The Fed’s doves are arguing, per the Journal article, that because core PCE is low and below the Fed’s target range of 1.5 to 2 per cent core PCE, inflation is not a threat. The CPI or the Bureau of Labor Statistics (BLS) consumer price index shows that inflation is also within the Fed’s comfort zone. The Fed has been known historically to prefer a measure opportunistically to suit policy judgments made ex ante. It would therefore also bring into question BEA’s data quality raising questions as to whether the United States government is publicly sticking to an academic inflation target while surreptitiously hiding inflation in public data subject to future revisions (similar to China) to bring down its real cost of debt servicing.
The Fed’s ex ante judgment is to leave the interest rates unchanged. Further, the country is facing a high debt burden. The interest costs to the U.S government on its long term debt are rising and only expected to rise as government borrowing increases. This means, the price stability part of the Fed’s mandate is currently being satisfied. The government is seeking patience with the high level of unemployment. And long term rates are rising, but are moderate.
Inflation expectations, however, are uncertain. And so is the expectation of long rates. This is so because, as the global economy recovers, whether the United States recovers or not, energy and food prices will rise. If the U.S economy does not recover or its growth rate tepid around 1.5 to 2 per cent of real growth as originally forecast by the Fed for 2011, government debt rises and long rates will rise. This means, the spread between borrowing short and lending long rises. The yield curve will be steeper suggesting more conventionally that the economy must recover due to higher domestic investment. This seems to be the reasoning behind the administration’s optimism for the long run. However, that optimism must not be misplaced, blinded to the risks involved.
The singular risk is that domestic investment may not rise. U.S financial markets could most likely lend long in foreign countries borrowing cheap money domestically, similar to Japan’s predicament since the bursting of its real estate bubble toward the beginning of the ‘90s, further depressing the dollar with the tail of exports having to wag the dog of the rest of the economy.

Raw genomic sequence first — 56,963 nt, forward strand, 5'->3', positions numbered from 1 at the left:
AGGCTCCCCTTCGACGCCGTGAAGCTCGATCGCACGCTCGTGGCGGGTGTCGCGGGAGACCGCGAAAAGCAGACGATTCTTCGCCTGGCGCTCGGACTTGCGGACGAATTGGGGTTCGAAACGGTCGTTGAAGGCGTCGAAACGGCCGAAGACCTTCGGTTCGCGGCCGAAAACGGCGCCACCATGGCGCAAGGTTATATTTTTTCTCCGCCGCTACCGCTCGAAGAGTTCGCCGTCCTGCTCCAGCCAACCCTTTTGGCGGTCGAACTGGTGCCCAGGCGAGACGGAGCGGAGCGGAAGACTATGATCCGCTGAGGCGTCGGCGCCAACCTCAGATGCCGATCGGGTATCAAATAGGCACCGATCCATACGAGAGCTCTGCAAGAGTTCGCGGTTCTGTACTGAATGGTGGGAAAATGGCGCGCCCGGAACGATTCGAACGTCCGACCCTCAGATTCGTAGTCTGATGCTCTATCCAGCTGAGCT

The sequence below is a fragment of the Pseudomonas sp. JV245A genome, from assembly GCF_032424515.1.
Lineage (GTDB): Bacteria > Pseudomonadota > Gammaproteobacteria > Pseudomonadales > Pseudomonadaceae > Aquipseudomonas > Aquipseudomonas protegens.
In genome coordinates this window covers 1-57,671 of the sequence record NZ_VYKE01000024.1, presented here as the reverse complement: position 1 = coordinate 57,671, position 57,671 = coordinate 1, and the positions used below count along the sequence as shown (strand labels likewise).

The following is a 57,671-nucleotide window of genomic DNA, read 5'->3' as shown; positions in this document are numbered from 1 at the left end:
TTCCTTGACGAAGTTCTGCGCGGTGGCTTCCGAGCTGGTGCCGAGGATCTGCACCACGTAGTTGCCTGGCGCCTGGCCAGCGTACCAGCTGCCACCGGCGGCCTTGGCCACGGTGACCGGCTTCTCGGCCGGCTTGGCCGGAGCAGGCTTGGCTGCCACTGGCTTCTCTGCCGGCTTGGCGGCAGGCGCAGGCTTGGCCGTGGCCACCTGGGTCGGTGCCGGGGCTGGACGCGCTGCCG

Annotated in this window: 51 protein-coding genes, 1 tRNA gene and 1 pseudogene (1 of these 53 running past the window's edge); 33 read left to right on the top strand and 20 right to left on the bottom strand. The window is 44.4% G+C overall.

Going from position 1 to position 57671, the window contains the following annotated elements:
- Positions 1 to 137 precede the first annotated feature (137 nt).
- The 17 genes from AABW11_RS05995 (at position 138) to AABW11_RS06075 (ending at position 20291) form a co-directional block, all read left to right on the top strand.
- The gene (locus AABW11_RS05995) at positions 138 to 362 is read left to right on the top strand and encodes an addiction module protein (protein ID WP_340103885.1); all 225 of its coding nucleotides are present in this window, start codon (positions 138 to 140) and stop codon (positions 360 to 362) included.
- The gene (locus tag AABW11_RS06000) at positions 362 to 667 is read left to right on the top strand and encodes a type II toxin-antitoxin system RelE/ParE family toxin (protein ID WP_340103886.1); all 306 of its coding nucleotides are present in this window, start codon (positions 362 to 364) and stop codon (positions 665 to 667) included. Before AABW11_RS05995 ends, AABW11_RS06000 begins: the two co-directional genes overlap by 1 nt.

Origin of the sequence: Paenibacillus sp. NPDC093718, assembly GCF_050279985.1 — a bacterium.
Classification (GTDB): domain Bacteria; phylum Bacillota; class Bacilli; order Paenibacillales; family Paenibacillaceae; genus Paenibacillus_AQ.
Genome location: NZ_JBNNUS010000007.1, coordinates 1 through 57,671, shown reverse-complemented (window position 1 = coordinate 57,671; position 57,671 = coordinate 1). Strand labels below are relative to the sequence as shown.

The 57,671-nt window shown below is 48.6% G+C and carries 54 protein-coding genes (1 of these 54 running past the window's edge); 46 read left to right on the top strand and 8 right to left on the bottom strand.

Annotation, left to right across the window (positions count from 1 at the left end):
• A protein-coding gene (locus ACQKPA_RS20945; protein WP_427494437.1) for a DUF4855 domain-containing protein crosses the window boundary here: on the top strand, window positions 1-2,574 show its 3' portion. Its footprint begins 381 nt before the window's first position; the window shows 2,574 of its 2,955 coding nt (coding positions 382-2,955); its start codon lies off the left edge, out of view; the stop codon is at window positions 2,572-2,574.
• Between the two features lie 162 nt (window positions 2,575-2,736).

This scenario leads to the larger tail risk of consumption further falling in the United States and unemployment rising even more, leading to a double-dip recession as Wall Street double-dips with cheap dollars borrowed domestically after the bailouts and fat returns in the emerging markets. The ideology driving this trend out of the World Economic Forum (WEF) in Davos, Switzerland, seems to be that the emerging markets growth must first be captured over the next decade or two even if it is at the expense of domestic investment and employment, as if the two are substitutes, to integrate Brazil, Russia, India and China (BRIC) completely into the global economy, meaning, their currencies would, at the end of the process, float freely similar to the G7 currencies.
The overarching reason seems to be the energy market. If the G7 grew just as rapidly as in the late ‘90s energy and food prices would rise to the pre-recession 2007 levels, so the G7 consumer is being held back on both consumption and employment through the social safety nets as the emerging markets are allowed to prop up the global business cycle. This also suits the ideological shift to the left, globally, after the election of Barack Obama in the United States because the budget deficits of most of the G20 countries would rise, including that of China, by 2020, mitigating any risks to the U.S dollar.
The question, however, remains: why should the major emerging markets ― Brazil, Russia, India and China (BRIC) ― let G7 investment in even if their elites have been coopted at Davos when the process of international economic engagement is itself is a charade? United States and the European Union must learn or be forced to forecast the prospects of their economies and the standards of living of their peoples based on their own factors of production.
It is in the best interest of the rest of the G20 countries to trade with each other, leaving the G6 countries comprising the United States and Europe to their own devices and shed themselves of all their G7 (minus Japan) assets (debt) and obligations (currency reserves) by 2020. Japan’s recovery through Asia would be welcome given its prolonged bout with deflation and stagnation.